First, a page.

Under his leadership, the Urban League is now five times larger than they were when Morial stepped into the leadership role.  He says that the League’s endowments have also grown significantly.  “The number of people we serve has surged and we now have an entire new generation in many communities of local leaders who are dynamic; more young people than ever, more women involved in “The League” than ever.  

One of the initiatives Morial and the Urban League are extremely proud of is their Young Professional Auxiliary League, “which now has over 10,000 members across the country.  This group is powerful.  This is the central piece of the future for the Urban League,” Morial said.  

 Morial says it’s important to share that the Urban League is one of many historic civil rights organizations throughout the nation.  “We all do important work throughout the country.  We, at the Urban League, partner with a variety of organizations to uplift our communities.”  He speaks of the Signiant alliances he has formed with the NNPA (The Black Press of America), the National Action Network, and the NAACP.  ‘The Urban League works across cultural lines and collaborates with Latino organizations like Unido U.S. and LULAC; we work with our Asian American organizations; we work with business and labor organizations when we can. We are trying to forge ahead but also build coalitions in order to bring about change,” said Morial. 

Morial believes that there are two central issues that the community must unite to address.  The first he says is “There is an absolute assault on democracy.  January 6th, Charlottesville [VA], voter suppression in Georgia, Texas, and many other states.  Voter ID laws, racial gerrymandering, efforts to overturn elections with violence.  Democracy is something we are going to all have to fight to protect.”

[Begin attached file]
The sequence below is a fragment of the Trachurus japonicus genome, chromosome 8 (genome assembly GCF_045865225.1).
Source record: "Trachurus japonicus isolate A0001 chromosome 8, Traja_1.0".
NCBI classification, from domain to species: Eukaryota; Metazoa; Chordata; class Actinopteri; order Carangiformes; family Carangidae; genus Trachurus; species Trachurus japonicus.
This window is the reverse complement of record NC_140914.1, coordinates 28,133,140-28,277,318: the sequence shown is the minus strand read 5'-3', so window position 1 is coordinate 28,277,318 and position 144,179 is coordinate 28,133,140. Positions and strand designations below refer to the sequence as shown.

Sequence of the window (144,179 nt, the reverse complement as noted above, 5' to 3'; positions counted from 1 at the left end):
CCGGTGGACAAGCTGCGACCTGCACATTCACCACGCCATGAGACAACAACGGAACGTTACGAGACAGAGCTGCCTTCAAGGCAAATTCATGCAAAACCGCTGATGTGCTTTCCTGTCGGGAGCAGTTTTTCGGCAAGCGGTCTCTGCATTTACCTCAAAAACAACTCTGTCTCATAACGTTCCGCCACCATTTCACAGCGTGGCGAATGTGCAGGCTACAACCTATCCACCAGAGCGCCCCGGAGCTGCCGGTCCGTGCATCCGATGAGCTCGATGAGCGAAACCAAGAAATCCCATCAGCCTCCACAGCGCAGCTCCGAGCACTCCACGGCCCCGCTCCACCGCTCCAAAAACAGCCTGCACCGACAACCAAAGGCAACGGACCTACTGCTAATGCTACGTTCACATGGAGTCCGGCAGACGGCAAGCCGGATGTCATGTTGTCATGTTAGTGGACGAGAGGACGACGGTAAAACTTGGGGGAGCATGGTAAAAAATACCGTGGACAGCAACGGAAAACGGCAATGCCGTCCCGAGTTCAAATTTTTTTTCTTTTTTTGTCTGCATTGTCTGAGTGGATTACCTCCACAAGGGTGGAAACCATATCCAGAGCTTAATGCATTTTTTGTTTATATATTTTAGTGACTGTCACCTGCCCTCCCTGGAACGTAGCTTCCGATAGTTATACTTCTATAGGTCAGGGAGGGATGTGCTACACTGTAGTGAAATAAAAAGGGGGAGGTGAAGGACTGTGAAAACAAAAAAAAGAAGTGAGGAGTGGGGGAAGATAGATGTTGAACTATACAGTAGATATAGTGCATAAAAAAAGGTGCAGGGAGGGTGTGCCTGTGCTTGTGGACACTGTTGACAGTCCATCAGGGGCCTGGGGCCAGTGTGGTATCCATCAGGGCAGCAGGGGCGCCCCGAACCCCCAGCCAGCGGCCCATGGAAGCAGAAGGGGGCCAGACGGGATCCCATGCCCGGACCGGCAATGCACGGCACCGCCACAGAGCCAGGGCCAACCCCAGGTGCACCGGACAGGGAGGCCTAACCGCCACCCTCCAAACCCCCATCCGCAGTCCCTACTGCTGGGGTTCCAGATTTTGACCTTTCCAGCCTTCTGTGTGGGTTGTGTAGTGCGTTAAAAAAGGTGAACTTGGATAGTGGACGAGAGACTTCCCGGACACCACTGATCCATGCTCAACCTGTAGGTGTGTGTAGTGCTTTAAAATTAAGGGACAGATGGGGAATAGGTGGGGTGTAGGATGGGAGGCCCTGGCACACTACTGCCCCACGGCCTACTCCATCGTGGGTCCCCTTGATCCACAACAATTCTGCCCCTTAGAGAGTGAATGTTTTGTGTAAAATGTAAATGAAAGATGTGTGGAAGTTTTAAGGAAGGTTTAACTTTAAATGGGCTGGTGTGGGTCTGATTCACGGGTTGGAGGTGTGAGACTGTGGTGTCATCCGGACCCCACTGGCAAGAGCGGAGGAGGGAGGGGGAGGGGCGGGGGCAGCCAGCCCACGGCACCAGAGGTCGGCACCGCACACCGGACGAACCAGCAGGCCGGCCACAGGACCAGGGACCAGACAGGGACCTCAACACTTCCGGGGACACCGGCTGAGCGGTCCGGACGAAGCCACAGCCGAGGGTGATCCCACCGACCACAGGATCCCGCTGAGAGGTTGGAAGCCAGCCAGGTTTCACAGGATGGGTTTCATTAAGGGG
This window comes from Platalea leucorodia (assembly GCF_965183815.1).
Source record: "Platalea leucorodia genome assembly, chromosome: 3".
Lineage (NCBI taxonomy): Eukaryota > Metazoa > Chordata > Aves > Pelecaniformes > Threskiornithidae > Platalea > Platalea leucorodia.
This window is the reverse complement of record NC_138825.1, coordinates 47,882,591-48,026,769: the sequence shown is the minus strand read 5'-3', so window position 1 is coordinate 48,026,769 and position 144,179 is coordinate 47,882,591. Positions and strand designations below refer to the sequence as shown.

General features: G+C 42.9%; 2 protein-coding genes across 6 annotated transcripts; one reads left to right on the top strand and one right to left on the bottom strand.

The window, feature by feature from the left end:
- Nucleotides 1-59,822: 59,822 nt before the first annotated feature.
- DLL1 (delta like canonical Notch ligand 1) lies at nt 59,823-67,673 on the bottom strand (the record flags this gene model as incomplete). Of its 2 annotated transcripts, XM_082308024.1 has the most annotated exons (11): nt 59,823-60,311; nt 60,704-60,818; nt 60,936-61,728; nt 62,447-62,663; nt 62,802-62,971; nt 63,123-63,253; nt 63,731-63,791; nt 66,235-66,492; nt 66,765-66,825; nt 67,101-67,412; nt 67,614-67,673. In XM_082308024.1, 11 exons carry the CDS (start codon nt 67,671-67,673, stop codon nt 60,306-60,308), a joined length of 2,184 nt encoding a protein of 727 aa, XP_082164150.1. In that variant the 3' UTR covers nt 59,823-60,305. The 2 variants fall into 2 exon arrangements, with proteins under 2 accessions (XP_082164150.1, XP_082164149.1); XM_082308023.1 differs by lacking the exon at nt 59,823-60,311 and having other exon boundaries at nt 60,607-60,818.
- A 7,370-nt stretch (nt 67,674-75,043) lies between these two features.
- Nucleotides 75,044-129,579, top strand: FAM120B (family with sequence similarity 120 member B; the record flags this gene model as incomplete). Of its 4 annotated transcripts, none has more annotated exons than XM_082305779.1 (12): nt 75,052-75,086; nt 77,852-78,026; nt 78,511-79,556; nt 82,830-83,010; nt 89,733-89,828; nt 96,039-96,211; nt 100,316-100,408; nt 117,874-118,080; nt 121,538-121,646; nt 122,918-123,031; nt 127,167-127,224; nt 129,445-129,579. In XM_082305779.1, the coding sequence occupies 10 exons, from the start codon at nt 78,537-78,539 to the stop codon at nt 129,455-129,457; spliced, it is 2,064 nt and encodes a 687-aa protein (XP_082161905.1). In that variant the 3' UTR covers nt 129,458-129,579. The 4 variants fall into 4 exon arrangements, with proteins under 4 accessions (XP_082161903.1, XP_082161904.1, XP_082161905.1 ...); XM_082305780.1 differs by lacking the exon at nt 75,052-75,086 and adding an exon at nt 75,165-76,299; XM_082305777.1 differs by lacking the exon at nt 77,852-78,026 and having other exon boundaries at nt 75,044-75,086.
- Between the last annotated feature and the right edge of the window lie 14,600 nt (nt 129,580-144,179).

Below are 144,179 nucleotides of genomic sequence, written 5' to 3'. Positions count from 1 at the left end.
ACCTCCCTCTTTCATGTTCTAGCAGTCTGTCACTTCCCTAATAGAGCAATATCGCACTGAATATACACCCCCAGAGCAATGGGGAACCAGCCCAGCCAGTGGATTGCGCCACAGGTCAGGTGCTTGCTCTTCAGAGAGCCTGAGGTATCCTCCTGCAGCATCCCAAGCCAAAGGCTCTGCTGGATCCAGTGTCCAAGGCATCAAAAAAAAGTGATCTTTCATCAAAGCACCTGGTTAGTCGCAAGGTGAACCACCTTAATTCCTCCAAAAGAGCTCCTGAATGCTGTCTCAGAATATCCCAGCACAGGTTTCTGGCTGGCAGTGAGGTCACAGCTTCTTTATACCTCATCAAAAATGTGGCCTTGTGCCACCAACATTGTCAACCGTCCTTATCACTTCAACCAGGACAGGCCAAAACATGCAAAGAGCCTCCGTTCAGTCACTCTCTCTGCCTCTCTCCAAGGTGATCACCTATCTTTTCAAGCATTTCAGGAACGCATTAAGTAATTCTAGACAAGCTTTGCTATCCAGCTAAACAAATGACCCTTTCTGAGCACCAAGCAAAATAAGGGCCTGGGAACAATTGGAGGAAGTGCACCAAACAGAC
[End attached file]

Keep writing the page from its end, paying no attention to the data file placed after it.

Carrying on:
The second issue Morial wants the community to focus on is the racial wealth gap.  Morial says this is the largest barrier and quite candidly said that such a wealth gap has not materially changed since the civil rights days.  “The differential in ownership between Black and White Americans, the differential in income between Black Americans and White Americans remains stubborn, persistent, and is an issue that needs a lot more work.”

As president of the National Urban League, Morial is particularly complimentary of the work done here in Los Angeles by now Los Angeles Urban League President Michael Lawson.  “Michael stepped in at a challenging time in the history of the Los Angeles Urban League.  Michael didn’t need this position; the truth is, we needed him.  He is a former partner at the law offices of Skadden, Arps, Slate, Meagher & Flom, and is a distinguished lawyer, distinguished ambassador (Obama Administration), and distinguished civic leader. He didn’t need this job but he stepped up and took on the mantel of leadership out of a dedication to the Urban League, and more importantly, out of service and dedication to this community.  He has done a remarkable job of helping stabilize and sustain the Los Angeles Urban League to drive us into the future,” Morial said.  We all owe a debt of gratitude to Michael and his lovely wife Mattie for sacrificing the personal time out of a dedication to our community.

“It was the late, great John Mack when I first became president of the Urban League who got me to understand the power of having a dynamic local leader, and Michael certainly has demonstrated the ability to be that dynamic leader here in Los Angeles.  

Marc Morial has now been the president of the Urban League for 18 years, much longer than he was the mayor of New Orleans.  So, when asked that between being the head of a national civil rights organization or the mayor of New Orleans, which job was more challenging, Morial immediately responded. “There is no job like being the mayor of a major urban city.  You don’t know if your phone will ring at 3:00 a.m. and there is a raging fire where some of your citizens have been killed.  You may find yourself dealing with a weather emergency like Katrina.  There is no tougher job than running a major city like New Orleans.”   

Morial says he has never regretted a single day in his role as Mayor of New Orleans and says like any job, there were tough days, but no regrets.  He also says that being the mayor of New Orleans prepared him for the job of running the Urban League, and that while being president of the Urban League also has its challenges, he loves the work he is doing and is confident that “because of the work the ‘League’ is doing across the nation, we are on a path towards a better tomorrow.”